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View the source code of a hand full of websites featured in CSS galleries today and you’ll often see the same errors appear time and time again. These mistakes are usually habits we picked up during our early days of coding that have stuck around due to lack of clarification. This post rounds up a collection of common HTML tag and element misuses and describes the best practice to correctly and semantically use them in your markup.
Misuse of the <br> tag
How not to use the <br> tag
A common misuse of the
<br> tag is to use it to create spaces or gaps in your content. WYSIWYG editors are notorious for injecting multiple line breaks or empty paragraph tags.
How to properly use the <br> tag
<br> is used to insert a line break in a sentence. Examples might be to correctly lay out an address. Use paragraph elements to split up your content and use CSS margins to alter the spacing between them.
Misuse of the <div> tag
How not to use the <div> tag
When we first get to grips with HTML and coding in CSS we often get carried away with our divs and surround almost every page item with its own div tags.
How to properly use the <div> tag
<div> tag is perfectly acceptable to use to define the main page structure, but always try to use more suitable tags for your page elements. Paragraph tags, ordered/unordered lists and definition lists can be more semantic choices.
Misuse of the <small> tag
How not to use the <small> tag
<small> tag is often wrongly used as its name suggests, to create text that’s small in size.
How to properly use the <small> tag
CSS should always be used for presentational styling, so use the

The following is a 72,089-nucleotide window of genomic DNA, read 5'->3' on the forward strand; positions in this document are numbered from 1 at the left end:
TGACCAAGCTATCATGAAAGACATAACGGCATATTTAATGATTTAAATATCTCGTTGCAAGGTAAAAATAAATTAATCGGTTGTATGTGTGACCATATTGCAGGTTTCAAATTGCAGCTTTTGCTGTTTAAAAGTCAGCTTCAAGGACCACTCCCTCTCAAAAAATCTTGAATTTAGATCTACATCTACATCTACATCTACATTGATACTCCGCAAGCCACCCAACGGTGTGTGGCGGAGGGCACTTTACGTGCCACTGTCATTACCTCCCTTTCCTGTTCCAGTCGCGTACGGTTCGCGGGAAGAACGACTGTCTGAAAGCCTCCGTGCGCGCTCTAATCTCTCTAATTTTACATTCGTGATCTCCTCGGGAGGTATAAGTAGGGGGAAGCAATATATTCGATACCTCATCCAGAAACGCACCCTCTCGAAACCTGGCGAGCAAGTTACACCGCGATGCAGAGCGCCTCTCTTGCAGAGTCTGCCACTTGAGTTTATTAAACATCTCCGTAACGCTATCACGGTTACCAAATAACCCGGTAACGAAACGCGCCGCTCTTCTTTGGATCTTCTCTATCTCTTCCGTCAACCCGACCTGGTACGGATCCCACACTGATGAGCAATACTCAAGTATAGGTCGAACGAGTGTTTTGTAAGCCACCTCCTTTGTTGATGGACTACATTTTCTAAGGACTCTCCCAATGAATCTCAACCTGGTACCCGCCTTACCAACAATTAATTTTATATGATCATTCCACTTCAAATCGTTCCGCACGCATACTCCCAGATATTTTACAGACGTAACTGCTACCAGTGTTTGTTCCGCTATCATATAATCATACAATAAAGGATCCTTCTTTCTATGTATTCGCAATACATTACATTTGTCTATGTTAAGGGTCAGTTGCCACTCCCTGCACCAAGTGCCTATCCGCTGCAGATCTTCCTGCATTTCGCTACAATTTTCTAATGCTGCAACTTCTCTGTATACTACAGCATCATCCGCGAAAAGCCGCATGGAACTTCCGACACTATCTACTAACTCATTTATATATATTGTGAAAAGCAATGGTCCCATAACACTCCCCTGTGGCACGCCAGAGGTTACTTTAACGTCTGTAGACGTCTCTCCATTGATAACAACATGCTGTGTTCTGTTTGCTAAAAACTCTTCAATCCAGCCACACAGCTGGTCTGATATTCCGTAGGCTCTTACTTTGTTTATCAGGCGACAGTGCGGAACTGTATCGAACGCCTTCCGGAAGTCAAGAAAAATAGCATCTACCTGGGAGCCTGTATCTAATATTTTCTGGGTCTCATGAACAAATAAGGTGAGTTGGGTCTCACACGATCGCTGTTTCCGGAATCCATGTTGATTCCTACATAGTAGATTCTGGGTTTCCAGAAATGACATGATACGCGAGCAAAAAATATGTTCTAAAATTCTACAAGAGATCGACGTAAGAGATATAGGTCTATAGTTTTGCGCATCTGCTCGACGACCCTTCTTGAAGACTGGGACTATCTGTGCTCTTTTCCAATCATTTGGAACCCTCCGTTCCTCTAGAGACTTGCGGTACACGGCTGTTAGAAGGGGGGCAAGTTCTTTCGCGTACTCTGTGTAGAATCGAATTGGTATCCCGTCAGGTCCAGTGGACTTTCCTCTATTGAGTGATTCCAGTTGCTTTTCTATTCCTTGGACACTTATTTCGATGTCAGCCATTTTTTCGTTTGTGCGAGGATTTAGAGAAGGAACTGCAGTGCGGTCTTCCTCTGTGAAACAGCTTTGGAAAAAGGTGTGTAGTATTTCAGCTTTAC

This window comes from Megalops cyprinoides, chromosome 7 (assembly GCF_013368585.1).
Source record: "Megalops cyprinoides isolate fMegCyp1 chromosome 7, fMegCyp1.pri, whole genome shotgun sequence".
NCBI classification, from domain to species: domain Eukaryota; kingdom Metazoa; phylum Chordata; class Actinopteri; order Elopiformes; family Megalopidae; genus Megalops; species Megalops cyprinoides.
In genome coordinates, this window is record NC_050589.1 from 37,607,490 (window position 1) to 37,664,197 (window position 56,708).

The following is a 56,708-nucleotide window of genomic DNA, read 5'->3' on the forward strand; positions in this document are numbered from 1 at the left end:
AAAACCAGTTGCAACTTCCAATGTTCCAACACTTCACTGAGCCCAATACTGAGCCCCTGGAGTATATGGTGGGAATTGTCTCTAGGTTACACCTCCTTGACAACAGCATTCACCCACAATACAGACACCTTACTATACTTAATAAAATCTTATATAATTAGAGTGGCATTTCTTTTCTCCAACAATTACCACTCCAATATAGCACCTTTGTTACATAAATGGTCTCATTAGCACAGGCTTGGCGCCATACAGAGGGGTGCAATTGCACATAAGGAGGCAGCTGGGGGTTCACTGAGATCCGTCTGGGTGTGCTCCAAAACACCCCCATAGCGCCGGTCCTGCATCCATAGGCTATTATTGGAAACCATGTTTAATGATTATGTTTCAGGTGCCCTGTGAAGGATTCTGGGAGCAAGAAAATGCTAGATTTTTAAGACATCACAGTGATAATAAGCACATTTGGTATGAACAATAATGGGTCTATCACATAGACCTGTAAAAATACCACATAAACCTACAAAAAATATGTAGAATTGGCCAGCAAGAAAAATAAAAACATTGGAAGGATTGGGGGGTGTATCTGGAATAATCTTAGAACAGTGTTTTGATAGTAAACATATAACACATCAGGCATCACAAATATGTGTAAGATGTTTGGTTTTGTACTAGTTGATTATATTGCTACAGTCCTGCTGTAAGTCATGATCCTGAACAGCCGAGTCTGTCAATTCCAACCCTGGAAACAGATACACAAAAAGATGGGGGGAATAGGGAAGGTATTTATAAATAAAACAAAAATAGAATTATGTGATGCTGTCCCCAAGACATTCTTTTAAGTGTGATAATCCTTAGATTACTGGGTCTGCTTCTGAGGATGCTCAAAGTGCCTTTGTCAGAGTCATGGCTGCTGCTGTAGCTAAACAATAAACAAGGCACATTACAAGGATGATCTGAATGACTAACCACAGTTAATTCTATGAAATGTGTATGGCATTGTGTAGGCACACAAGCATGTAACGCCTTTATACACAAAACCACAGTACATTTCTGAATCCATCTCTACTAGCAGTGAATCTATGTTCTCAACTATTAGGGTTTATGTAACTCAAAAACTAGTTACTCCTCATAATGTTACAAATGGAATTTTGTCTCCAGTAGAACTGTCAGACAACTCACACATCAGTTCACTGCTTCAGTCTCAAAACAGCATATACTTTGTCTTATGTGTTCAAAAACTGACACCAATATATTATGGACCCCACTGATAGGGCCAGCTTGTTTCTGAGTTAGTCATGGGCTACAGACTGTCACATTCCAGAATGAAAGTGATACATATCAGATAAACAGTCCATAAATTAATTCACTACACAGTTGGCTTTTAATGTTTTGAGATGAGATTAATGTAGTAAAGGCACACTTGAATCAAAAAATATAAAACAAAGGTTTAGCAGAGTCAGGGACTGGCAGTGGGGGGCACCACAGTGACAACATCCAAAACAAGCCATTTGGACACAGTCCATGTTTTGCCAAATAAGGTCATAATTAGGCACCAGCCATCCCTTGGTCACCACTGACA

font-size CSS property to control your text sizes. The
<small> HTML tag is reserved for defining “smallprint” or legal text.
Misuse of the <hr> tag
How not to use the <hr> tag
The use of the
<hr> is pretty rare these days, but when you do see it you can guarantee it’s being misused as a presentational line between sections of a page.
How to properly use the <hr> tag
These days the CSS
border property is the correct solution in most situations, however the
<hr> tags still has its use in specific situations when defining layouts containing copy such as book chapters or poetry stanzas.
Misuse of the <title> tag
How not to use the <title> tag
In most cases the HTML
<title> tag (not the attribute) is misused in two extremes. It either contains no valuable information, or it’s packed full of endless keywords for “SEO”.
How to properly use the <title> tag
<title> should accurately but concisely describe the contents of the page. It’s important to include keywords that relate to the content as it is recognised by search engines, but it shouldn’t be abused.
Misuse of the <img> tag
How not to use the <img> tag
The misuse of the
<img> is actually more to do with the misuse of its
alt attribute. Often the text within the
alt attribute is completely irrelevant (if it exists at all!).
How to properly use the <img> tag
alt attributes should contain an accurate description of the image. If the image is being used as a link give an insight to where the link will go. If the image has no importance an empty
alt attribute is acceptable.
Misuse of the <label> tag
How not to use the <label> tag
<label> is another tag that is often left out altogether rather than being misused. When it does appear it rarely includes the
How to properly use the <label> tag
<label> tag to relate a field to its descriptive label. For extra usability points add the
for attribute to allow the user to click the label to activate the relevant input field.
Misuse of the <address> tag
How not to use the <address> tag
The name of the
<address> wrongly suggests that it should be used to surround a postal address on a contact page.
How to properly use the <address> tag
The correct use of the
<address> tag is to define the author or owner of the document. Therefore it’s usually wrapped around their name along with their contact email address or telephone number.